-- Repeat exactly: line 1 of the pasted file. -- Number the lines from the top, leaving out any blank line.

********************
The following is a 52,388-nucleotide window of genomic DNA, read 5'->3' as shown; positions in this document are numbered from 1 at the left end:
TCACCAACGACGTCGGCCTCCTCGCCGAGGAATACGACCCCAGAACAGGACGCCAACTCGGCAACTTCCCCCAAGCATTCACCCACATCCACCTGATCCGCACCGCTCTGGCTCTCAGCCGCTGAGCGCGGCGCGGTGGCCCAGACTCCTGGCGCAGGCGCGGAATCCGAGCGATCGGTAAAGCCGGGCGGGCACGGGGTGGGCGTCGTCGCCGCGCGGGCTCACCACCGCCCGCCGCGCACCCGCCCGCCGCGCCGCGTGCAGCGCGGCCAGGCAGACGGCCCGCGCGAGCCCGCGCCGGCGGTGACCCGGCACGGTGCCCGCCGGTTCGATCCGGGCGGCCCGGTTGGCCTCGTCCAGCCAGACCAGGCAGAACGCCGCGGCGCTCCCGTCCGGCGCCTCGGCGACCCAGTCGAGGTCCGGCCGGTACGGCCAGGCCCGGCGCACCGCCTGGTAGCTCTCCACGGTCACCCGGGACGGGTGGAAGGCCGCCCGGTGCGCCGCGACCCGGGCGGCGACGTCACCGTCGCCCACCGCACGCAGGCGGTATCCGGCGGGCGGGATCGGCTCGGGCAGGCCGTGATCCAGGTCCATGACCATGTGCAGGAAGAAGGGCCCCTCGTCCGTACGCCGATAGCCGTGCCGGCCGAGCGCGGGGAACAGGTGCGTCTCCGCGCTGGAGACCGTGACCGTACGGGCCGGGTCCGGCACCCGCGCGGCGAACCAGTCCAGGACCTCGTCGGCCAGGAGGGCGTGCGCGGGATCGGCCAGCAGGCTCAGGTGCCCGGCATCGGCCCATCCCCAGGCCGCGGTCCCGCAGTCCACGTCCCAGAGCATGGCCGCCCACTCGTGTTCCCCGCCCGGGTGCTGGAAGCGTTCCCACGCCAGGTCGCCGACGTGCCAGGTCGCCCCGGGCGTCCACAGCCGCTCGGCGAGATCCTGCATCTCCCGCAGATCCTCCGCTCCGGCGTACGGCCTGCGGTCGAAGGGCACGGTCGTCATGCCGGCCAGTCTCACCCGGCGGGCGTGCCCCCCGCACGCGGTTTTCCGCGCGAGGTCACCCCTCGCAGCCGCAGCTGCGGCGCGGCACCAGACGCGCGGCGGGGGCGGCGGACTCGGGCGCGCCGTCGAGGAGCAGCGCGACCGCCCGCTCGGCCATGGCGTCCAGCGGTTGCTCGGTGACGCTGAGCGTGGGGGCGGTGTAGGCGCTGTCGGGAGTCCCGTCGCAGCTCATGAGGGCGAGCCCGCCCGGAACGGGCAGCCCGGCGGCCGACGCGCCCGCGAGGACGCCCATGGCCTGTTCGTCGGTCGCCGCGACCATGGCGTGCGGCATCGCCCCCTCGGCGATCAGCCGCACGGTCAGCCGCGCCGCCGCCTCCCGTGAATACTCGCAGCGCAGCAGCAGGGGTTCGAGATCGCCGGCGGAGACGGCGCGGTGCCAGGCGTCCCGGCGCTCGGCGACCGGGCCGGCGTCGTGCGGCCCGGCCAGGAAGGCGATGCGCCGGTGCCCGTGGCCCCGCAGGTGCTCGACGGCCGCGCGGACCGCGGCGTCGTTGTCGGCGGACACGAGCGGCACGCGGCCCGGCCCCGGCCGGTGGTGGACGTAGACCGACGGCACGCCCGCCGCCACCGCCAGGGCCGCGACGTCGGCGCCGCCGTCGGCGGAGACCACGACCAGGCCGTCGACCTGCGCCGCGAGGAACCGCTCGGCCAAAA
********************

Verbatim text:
The following is a 52,388-nucleotide window of genomic DNA, read 5'->3' as shown; positions in this document are numbered from 1 at the left end: